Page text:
Why We Love Hemp
We're excited to be using hemp in our clothes. It's one of the earliest textiles, and we love how it connects the present to the past. It's earthy and strong, and evokes the earliest days of civilization. We use a 55% hemp, 45% organic cotton blend which is light, soft, and durable. We garment dye every piece, and the way the hemp takes the color makes it look like it's been kissed by the sun.
Hemp is one of the fastest growing and hardiest plants, and was one of the first plants to be spun into usable fiber over 10,000 years ago. Today it can be used in a wide variety of items, including insulation, paint, biofuel, biodegradable plastic, paper, food, and, of course, textiles.
It is an eco-friendly crop, requiring little to no pesticides, and no herbicides. The stalks, which can reach two to four meters, or up to 13 feet, can be planted close together, require little water, and are ready to harvest in 3 months. All this adds up to a dense, quick-growing, high-yield crop that requires less land and water to produce more fiber.
In the United States, the negative perception of hemp as the source of the drug marijuana only came about in the last 100 years, and has had the effect of blocking the wider use of hemp in a broad array of applications. Whatever one's views on marijuana, it has little to do with hemp that is grown for fiber and seed, because the strains used in fiber and seed production have all been selected and bred for their high fiber, low THC (the psychoactive agent in marijuana) content, making them unsuitable for producing hashish or marijuana.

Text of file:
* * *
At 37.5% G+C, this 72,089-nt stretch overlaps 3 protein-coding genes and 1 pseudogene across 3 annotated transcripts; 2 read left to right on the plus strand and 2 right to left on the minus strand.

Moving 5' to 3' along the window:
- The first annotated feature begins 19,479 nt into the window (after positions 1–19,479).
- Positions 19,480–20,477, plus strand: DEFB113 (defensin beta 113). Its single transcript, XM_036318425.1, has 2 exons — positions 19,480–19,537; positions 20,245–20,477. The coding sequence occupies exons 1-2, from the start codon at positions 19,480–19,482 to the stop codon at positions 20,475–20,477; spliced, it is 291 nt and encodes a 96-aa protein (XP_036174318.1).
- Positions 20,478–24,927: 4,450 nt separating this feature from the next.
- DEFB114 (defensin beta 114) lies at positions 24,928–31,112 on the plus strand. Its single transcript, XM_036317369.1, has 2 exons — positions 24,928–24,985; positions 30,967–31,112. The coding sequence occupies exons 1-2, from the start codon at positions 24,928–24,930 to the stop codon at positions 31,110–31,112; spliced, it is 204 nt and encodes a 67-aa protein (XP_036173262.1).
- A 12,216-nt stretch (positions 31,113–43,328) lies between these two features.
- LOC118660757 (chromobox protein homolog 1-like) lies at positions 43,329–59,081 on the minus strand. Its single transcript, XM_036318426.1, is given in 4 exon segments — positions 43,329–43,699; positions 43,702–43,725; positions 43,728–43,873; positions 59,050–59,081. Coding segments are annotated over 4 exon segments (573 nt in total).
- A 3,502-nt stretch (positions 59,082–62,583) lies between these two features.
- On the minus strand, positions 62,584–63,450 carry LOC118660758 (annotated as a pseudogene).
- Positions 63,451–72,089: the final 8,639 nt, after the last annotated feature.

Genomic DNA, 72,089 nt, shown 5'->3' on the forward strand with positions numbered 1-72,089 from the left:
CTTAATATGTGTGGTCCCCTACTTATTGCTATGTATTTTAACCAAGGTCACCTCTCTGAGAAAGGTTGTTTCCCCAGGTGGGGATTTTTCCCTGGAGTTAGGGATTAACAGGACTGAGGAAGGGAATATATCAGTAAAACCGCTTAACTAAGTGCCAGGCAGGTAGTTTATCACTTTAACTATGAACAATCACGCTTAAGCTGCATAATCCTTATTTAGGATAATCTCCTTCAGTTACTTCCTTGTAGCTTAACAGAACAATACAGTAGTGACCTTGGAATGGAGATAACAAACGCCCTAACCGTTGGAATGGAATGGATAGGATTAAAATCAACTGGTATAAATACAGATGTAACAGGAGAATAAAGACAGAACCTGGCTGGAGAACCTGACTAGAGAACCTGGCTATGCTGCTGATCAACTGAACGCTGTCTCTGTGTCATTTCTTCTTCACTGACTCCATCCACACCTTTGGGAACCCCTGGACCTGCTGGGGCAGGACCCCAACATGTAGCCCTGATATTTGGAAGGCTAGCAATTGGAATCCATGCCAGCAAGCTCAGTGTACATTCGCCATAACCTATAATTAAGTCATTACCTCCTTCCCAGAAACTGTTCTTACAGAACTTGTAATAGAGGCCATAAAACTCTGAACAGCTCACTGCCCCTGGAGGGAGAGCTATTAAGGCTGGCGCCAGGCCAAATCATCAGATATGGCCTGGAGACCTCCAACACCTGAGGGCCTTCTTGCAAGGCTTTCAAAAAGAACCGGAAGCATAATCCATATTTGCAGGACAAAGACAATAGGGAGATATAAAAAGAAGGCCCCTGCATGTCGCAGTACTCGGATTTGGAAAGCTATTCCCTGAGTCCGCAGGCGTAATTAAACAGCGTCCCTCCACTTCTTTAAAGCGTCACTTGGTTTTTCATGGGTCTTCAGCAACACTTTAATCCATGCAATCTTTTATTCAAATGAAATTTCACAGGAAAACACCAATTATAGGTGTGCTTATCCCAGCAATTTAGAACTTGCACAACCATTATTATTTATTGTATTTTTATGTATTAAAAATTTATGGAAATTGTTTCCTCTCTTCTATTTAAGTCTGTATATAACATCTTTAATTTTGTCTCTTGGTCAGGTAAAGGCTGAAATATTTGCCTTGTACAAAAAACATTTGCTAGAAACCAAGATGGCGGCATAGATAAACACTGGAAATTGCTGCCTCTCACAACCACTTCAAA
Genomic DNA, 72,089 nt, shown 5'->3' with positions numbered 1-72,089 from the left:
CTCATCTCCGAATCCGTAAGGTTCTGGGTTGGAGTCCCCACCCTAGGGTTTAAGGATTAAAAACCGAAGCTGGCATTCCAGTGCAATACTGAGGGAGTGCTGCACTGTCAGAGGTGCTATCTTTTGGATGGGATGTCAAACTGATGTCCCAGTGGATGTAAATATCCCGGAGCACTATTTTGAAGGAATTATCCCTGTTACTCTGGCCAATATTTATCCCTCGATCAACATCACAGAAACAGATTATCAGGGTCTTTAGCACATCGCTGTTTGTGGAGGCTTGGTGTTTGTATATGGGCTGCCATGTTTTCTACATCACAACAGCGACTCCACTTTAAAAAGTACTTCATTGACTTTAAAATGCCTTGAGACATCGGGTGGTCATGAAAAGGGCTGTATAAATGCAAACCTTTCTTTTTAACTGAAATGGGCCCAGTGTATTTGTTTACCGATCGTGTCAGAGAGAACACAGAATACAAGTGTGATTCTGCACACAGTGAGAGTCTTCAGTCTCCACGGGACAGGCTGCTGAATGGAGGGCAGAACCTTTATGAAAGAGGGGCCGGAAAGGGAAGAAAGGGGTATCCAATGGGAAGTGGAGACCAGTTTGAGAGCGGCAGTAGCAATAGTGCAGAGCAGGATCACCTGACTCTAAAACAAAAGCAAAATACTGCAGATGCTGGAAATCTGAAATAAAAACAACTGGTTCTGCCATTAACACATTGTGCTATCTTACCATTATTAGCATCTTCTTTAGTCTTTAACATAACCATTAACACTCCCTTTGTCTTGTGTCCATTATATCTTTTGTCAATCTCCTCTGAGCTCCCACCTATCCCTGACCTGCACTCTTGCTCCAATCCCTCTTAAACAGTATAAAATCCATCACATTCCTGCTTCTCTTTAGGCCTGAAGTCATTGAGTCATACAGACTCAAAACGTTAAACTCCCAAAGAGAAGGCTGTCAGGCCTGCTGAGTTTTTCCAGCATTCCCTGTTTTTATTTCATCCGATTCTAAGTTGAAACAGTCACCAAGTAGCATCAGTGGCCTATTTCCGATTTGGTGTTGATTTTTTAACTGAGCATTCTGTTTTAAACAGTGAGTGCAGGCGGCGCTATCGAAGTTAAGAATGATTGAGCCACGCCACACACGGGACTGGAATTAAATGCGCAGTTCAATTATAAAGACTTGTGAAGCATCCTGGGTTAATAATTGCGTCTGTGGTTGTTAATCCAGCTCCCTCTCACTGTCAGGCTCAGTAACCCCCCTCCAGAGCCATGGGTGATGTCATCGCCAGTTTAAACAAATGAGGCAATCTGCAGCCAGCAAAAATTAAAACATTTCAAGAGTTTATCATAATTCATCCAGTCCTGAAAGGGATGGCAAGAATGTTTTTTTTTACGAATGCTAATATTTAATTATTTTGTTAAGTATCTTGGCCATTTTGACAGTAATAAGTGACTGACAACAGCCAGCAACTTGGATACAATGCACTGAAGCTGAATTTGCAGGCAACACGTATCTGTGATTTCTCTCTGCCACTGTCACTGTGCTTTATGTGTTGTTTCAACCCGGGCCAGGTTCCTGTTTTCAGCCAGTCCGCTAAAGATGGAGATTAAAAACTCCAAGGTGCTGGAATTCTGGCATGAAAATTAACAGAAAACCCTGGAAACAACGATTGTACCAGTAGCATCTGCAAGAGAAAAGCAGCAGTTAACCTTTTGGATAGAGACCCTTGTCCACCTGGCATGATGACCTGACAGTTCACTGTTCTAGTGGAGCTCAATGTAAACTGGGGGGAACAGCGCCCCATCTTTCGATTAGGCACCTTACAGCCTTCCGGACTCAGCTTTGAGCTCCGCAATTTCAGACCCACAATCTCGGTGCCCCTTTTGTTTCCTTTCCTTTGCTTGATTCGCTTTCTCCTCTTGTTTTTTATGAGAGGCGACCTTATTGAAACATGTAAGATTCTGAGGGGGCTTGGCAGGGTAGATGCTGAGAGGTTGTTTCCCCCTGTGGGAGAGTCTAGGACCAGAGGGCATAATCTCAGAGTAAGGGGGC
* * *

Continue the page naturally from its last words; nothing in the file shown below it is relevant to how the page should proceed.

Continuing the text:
Hemp was made illegal to grow without a permit in the U.S. under the Controlled Substances Act passed in 1970 because of its relation to marijuana, and any imported hemp products must meet a zero tolerance level. Some states have made cultivation of industrial hemp legal, but many farmers have avoided it because it is still outlawed at the federal level and therefore brings with it resistance from the DEA. We hope to be able to source our hemp from US growers in the future, but for now it comes from China and is fair trade certified by the Fare Wear Foundation.